More plutonium destined for WIPP?
The Department of Energy (DOE) Savannah River Site in South Carolina is proposing to ship up to six metric tons of surplus plutonium from nuclear bombs to the Waste Isolation Pilot Plant (WIPP) in southeastern New Mexico.
Before making the decision to ship surplus plutonium to the WIPP, DOE must provide detailed information about the proposal and consider reasonable alternatives in an environmental impact statement. Public meetings will be held in Carlsbad and Santa Fe late August. The draft statement might be published in 2011 and released for public review, comment and hearings.
In the 1990s, DOE completed two environmental impact statements, but neither of them proposed that any of the surplus plutonium would be destined for WIPP. They proposed a two-track solution where the plutonium would be immobilized or made into nuclear reactor fuel.
DOE now plans to supplement those statements in order to reconsider what to do with 13 metric tons of surplus plutonium. DOE is proposing that approximately six metric tons could be prepared for disposal at WIPP and is considering how to handle the other seven metric tons, including through immobilization.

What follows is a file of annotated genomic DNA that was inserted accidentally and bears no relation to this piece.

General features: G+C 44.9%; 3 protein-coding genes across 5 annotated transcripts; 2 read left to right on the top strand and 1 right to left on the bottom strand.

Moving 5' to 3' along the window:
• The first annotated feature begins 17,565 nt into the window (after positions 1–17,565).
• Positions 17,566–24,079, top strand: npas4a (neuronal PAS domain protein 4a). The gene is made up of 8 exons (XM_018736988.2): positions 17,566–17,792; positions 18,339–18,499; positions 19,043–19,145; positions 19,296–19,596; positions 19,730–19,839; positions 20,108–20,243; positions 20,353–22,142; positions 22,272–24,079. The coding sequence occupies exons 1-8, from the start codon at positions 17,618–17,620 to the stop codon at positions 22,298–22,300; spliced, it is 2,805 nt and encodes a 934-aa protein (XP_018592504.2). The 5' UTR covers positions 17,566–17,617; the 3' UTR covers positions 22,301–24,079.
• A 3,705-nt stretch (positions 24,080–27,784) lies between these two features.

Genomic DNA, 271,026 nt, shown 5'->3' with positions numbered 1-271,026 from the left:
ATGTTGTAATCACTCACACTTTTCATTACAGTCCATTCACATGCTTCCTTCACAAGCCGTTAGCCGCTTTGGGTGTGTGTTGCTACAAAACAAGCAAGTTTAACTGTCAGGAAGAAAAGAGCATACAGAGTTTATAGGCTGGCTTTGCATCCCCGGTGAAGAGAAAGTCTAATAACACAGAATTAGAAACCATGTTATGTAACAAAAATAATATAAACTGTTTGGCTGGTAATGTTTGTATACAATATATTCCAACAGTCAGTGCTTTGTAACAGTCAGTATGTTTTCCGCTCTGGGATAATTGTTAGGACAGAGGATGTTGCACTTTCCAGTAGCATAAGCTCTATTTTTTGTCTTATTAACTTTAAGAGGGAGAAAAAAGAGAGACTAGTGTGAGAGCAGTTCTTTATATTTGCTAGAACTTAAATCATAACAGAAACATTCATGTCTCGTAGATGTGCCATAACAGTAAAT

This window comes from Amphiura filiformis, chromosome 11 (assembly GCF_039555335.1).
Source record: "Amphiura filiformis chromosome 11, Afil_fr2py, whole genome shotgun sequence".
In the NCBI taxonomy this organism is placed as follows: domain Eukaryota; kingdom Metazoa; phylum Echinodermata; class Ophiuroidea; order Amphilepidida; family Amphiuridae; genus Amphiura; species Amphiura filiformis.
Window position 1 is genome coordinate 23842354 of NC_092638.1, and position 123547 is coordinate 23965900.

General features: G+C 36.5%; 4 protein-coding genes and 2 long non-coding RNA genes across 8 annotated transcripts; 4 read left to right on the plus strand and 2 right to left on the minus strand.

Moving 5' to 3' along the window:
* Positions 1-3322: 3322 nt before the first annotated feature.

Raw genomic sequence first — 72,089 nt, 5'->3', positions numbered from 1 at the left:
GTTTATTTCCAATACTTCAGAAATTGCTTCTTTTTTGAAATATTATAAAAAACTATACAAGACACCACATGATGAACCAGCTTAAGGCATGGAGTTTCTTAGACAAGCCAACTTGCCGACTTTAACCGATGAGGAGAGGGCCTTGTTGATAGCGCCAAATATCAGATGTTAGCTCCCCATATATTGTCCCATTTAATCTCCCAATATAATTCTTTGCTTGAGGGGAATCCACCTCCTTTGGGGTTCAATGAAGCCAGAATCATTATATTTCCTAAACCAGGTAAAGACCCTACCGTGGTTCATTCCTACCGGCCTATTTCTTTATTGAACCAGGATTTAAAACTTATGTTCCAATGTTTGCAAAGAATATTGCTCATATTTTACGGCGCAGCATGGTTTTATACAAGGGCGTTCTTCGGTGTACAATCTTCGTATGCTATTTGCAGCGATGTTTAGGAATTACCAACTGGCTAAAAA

Activists agree that the scope of the new statement must address whether the plutonium will fit into WIPP, which has a capacity for about seven metric tons. Further, it must address why the plutonium should be transported again. Much of the six metric tons was already shipped from the DOE sites at Hanford, Livermore, and Los Alamos to the Savannah River Site. DOE claims that the waste is similar to that at WIPP. Activists question why the plutonium was not shipped directly to WIPP in the first place.
The Waste Isolation Pilot Plant (WIPP), managed by the Carlsbad Field Office of the U.S. Department of Energy (DOE), is an underground repository for transuranic radioactive waste, or TRU waste, left over from the production of nuclear weapons. WIPP began operations on March 26, 1999 and is located in the remote Chihuahuan Desert of southeastern New Mexico, about 26 miles southeast of Carlsbad. TRU waste is currently stored at 23 locations nationwide. Over WIPP’s life cycle, it is expected to receive about 37,000 shipments.
Tom Clements, with Friends of the Earth, based in South Carolina, said that they support immobilization. One option in the current statement is to fill small cans with plutonium that is mixed with molten glass and high-level waste. When the small cans are cooled, they are then placed inside a much larger canister that is then filled with the molten high-level waste mixture. He said “For safety, security, non-proliferation and cost reasons, DOE should abandon the option of making surplus plutonium into nuclear reactor fuel and instead vigorously pursue the immobilization option of mixing it back into the high-level waste from which it came.”
Sources: Factsheet WIPP at www.spdsupplementaleis.com/WIPPFactsheet.pdf / CCNS news update 20 August 2010
Contact: Concerned Citizens for Nuclear Safety, 107 Cienega Street,Santa Fe, NM 87501, USA.
Tel: +1 505 986-1973